The economy is no perfect system, and this statement is no surprise. Like prices that rise and fall over time, the economy expands and shrinks over time too. As we are all well aware, currently the economy is shrinking – and it is doing so more than it would in its ‘normal’ cycles. This abnormal shrinking of the economy is what we call an economic slowdown or a recession. The concept is neither new, nor rare. Recessions have occurred several times in the US economy, the last one taking place in the year 2001. However, deep recessions are less frequent, and are beast to be feared.
The optimists today say that the current recession is not comparable to the Great Depression, while the pessimists argue that we are headed for something much worse! In this brief article, I will attempt to look at the mistakes that were made in the handling of the Great Depression and compare them to the actions of the current administration in handling this recession to date.
According to SmartMoney.com the four most causal mistakes that caused the Great Depression are not being repeated today. These are:
- Tax Hikes
- Bank Failures
- Tight Money
It is interesting to note that one of Obama’s election promises was to abolish the tax cuts being given to the rich. However, the administration has wisely held back on the fulfilment of that promise as it could make the situation worse, as was the case with tax hikes that preceded the Great Depression. Instead, the current administration will let the tax breaks in place until their expiration in 2011.
Another move has been the conscious decision to not implement protectionist strategies. In a world as connected as today’s, the use of protectionism could backfire worse than it did in the past. The current recession has had effects across the globe, and any move toward protectionism by the US would be matched by similar moves from other countries which will further stifle the global economy and hinder the healing process.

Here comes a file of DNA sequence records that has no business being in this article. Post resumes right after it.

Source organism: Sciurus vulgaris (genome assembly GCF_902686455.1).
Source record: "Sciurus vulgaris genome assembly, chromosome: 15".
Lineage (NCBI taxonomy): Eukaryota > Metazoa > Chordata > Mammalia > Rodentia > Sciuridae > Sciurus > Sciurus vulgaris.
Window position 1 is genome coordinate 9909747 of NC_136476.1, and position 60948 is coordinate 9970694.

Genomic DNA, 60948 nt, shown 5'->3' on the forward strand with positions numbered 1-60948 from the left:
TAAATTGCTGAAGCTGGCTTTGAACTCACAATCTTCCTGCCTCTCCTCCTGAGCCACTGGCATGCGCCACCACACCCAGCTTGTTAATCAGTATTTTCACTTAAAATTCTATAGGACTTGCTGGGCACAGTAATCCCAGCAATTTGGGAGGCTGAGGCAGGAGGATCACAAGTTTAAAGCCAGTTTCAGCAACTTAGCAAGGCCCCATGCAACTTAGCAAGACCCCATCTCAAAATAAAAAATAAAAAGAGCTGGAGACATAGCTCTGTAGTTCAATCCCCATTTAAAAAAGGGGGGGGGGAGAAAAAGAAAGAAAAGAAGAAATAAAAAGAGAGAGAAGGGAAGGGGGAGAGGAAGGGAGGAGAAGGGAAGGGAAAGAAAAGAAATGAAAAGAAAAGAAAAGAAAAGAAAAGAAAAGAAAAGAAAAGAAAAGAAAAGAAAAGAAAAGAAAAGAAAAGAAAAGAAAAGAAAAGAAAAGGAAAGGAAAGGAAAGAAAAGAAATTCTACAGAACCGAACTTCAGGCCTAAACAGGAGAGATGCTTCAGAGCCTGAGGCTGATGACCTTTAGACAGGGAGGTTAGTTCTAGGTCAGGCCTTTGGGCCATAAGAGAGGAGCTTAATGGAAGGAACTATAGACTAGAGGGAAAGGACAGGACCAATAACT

The federal bailouts have widely critized by parts of the public as well as by analysts. Some say that the bailouts may prevent the economy from recovering on its own, and could very well stretch this recession beyond its natural life. However, the bailouts have indeed prevented complete bank failures. The Government has actively bought/backed/guaranteed toxic assets held by banks in order to keep their balance sheets in shape prevent failures.
Much like the generous bailout programs, the money supply has been very generous too. The money supply is being increased rapidly by the Federal Reserve, (more than 700% annual increase) which is quite the opposite of the shrinking of the money supply that occurred before the Great Depression.
So it would seem that some important lessons have been learnt by those in charge of the nation, and that a repeat of the Great Depression is unlikely. However, I must remind the reader that even though this recession is unlikely to turn into a great depression, or even a depression for that matter, it is nevertheless one of the deepest recessions that the nation has witnessed. The figure below illustrates how the current recession compares to those from the past (the averages do no include the Great Depression). It is clear from this figure that the recession much worse than the averages of the last six recessions, but considering the factors discussed above, it is still unlikely that we are headed for a depression.